Elyse Warner PhD Candidate School of Health and Social Development

Elyse Warner
PhD Candidate
School of Health and Social Development
Deakin University
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Literature review
Research design
Preliminary findings
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• Many young adults return to live with their parents after
moving out – the ‘boomerang generation’(Flatau et al 2007)
• ‘Boomerang kids’ commonly defined as those who have lived outside the
parental home for at least four months and then returned home for at least four
months (Mitchell 2006a, 2006b, 2007; Mitchell &Gee 1996)
• Returning home needs to be considered separately from
delayed home leaving
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• Research into ‘boomerang generation’ mostly analysis of
survey data to predict factors leading to a return home (Sassler,
Ciambrone & Benway 2008)
(DaVanzo & Goldscheider 1990; Kilmartin 2000; Mitchell, Wister & Gee 2000; Young 1987)
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• Most parents sharing with children as a consequence of a
return highly satisfied with this living arrangement (Mitchell 1998)
• Parents more likely to be satisfied if co-residing child:
(Mitchell 1998)
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• Young adults are calling upon their families to provide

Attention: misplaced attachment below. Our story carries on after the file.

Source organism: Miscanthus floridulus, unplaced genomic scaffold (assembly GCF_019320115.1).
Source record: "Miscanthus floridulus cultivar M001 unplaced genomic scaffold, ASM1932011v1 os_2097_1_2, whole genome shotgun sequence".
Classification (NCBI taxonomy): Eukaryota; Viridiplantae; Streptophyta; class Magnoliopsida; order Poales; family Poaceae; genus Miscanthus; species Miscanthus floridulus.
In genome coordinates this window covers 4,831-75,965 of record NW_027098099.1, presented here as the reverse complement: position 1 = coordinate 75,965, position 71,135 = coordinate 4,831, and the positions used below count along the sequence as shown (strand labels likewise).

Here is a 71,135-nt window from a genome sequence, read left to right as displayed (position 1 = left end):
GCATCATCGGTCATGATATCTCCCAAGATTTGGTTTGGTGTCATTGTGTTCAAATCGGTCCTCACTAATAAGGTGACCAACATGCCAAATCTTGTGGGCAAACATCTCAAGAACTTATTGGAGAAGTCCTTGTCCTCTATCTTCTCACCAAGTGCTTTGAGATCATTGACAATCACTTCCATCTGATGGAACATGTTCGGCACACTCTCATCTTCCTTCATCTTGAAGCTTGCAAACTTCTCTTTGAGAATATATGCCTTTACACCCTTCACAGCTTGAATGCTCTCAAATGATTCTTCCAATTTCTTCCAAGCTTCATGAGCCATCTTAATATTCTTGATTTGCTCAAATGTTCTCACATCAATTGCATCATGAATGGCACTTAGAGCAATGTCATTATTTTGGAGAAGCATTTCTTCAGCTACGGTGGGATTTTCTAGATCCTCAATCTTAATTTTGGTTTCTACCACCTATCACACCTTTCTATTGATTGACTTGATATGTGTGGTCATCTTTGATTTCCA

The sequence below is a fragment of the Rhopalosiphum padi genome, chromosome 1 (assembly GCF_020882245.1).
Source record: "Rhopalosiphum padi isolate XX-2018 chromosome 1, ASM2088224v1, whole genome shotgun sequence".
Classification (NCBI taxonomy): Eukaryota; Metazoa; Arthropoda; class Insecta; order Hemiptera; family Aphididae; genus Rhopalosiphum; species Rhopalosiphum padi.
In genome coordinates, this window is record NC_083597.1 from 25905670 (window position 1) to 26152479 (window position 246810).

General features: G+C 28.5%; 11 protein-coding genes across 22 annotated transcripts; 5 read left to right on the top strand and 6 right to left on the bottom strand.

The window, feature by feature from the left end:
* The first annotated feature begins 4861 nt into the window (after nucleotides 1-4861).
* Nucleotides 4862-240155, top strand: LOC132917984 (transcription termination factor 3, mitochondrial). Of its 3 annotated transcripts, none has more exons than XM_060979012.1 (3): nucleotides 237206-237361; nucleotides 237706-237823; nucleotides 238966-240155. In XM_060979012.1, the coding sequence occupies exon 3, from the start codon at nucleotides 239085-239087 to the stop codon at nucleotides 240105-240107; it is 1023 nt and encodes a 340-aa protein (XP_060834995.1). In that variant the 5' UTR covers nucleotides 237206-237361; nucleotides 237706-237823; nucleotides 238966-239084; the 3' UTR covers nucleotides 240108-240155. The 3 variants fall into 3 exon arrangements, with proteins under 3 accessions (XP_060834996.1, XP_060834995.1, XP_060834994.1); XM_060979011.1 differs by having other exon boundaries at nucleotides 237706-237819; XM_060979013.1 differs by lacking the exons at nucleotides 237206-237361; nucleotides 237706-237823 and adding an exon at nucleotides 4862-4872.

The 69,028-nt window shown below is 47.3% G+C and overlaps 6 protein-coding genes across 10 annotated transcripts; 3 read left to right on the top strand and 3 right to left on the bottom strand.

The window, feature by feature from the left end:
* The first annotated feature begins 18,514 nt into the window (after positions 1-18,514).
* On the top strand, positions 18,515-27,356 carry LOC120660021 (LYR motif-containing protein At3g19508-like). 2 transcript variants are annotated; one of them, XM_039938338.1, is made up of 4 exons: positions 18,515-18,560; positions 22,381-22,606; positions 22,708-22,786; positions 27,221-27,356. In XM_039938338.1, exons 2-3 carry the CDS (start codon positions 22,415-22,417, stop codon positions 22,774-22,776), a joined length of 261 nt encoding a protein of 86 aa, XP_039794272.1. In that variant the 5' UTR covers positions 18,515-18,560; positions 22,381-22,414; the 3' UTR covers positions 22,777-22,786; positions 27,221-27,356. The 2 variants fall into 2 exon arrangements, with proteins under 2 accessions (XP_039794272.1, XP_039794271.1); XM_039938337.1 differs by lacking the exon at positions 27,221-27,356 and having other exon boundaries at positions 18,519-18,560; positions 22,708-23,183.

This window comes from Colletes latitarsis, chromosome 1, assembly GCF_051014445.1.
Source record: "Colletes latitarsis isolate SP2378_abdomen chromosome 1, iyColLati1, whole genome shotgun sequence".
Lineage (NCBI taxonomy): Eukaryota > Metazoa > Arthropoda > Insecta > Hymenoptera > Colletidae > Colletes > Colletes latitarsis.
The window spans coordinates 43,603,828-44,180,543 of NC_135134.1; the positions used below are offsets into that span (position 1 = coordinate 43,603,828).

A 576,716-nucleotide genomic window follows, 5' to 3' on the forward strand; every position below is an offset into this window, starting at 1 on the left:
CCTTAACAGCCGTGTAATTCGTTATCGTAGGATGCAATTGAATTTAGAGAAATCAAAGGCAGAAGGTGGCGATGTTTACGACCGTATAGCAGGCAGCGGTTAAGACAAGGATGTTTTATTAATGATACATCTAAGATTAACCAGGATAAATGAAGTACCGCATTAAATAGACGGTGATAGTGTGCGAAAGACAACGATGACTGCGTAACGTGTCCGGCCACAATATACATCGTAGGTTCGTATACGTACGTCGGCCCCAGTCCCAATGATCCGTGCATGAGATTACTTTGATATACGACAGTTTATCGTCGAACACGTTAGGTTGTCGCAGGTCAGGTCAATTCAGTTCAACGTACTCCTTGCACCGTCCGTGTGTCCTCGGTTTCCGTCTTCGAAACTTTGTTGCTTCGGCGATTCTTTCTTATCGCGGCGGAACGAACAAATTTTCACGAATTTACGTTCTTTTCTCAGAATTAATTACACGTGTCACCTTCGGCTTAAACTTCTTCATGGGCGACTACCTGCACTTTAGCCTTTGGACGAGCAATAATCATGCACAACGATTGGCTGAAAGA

support (Gitelson & McDermott 2006; Liem, Cavell & Lustig 2010; Settersten & Ray 2010)
• Few studies of returners’ experiences
• Limited exploration of family members’ views
• Need for more contemporary research, especially as
returning is common and seems to reflect societal changes
(Mitchell 2006)
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To qualitatively explore Australian families’ experiences
when a young adult moves back to the parental home to
live, and thus increase knowledge of this phenomenon
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• Qualitative approach
• Allows the situation of returning home to be explored in depth
• Offers insight into participants’ perspectives
• Phenomenology
• Focuses on the lived experience not on possibilities and estimations
• Ethical approval
• Received from Deakin University, Faculty of Health
Human Ethics Advisory Group (HEAG-H 91/11).
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The data collection and analysis process
Face to face
coding and
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• Family members acknowledge return home response
to changes in circumstances
• Families generally accommodate
their children returning
• Returning home reflects close
family relationships
• Families employ strategies to make
arrangement work
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Families’ experiences when young adults return home
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• Findings support the important role the family continues to play
during young adulthood
• Return home just another transition parents and young adults
experience and have to accommodate
• Unlike previous research, these findings offer greater insight
into how families manage the return home of a young adult